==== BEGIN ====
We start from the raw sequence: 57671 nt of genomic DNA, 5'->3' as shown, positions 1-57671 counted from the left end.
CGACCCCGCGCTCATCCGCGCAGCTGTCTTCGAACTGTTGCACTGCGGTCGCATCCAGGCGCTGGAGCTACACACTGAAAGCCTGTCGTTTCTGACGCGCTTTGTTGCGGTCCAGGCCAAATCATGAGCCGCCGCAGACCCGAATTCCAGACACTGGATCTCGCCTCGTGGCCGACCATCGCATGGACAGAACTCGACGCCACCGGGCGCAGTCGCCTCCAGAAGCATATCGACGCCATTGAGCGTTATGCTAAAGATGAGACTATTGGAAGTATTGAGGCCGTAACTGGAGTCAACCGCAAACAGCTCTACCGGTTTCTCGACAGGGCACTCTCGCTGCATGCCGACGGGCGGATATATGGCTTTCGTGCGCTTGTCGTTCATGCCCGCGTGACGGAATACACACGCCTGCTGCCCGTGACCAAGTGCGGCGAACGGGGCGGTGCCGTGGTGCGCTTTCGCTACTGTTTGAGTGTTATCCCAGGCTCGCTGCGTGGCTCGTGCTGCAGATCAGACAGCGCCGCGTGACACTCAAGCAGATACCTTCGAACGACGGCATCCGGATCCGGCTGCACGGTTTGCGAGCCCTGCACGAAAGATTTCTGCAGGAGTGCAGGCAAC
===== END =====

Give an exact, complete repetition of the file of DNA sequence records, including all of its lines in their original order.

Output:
We start from the raw sequence: 57671 nt of genomic DNA, 5'->3' as shown, positions 1-57671 counted from the left end.
CGACCCCGCGCTCATCCGCGCAGCTGTCTTCGAACTGTTGCACTGCGGTCGCATCCAGGCGCTGGAGCTACACACTGAAAGCCTGTCGTTTCTGACGCGCTTTGTTGCGGTCCAGGCCAAATCATGAGCCGCCGCAGACCCGAATTCCAGACACTGGATCTCGCCTCGTGGCCGACCATCGCATGGACAGAACTCGACGCCACCGGGCGCAGTCGCCTCCAGAAGCATATCGACGCCATTGAGCGTTATGCTAAAGATGAGACTATTGGAAGTATTGAGGCCGTAACTGGAGTCAACCGCAAACAGCTCTACCGGTTTCTCGACAGGGCACTCTCGCTGCATGCCGACGGGCGGATATATGGCTTTCGTGCGCTTGTCGTTCATGCCCGCGTGACGGAATACACACGCCTGCTGCCCGTGACCAAGTGCGGCGAACGGGGCGGTGCCGTGGTGCGCTTTCGCTACTGTTTGAGTGTTATCCCAGGCTCGCTGCGTGGCTCGTGCTGCAGATCAGACAGCGCCGCGTGACACTCAAGCAGATACCTTCGAACGACGGCATCCGGATCCGGCTGCACGGTTTGCGAGCCCTGCACGAAAGATTTCTGCAGGAGTGCAGGCAAC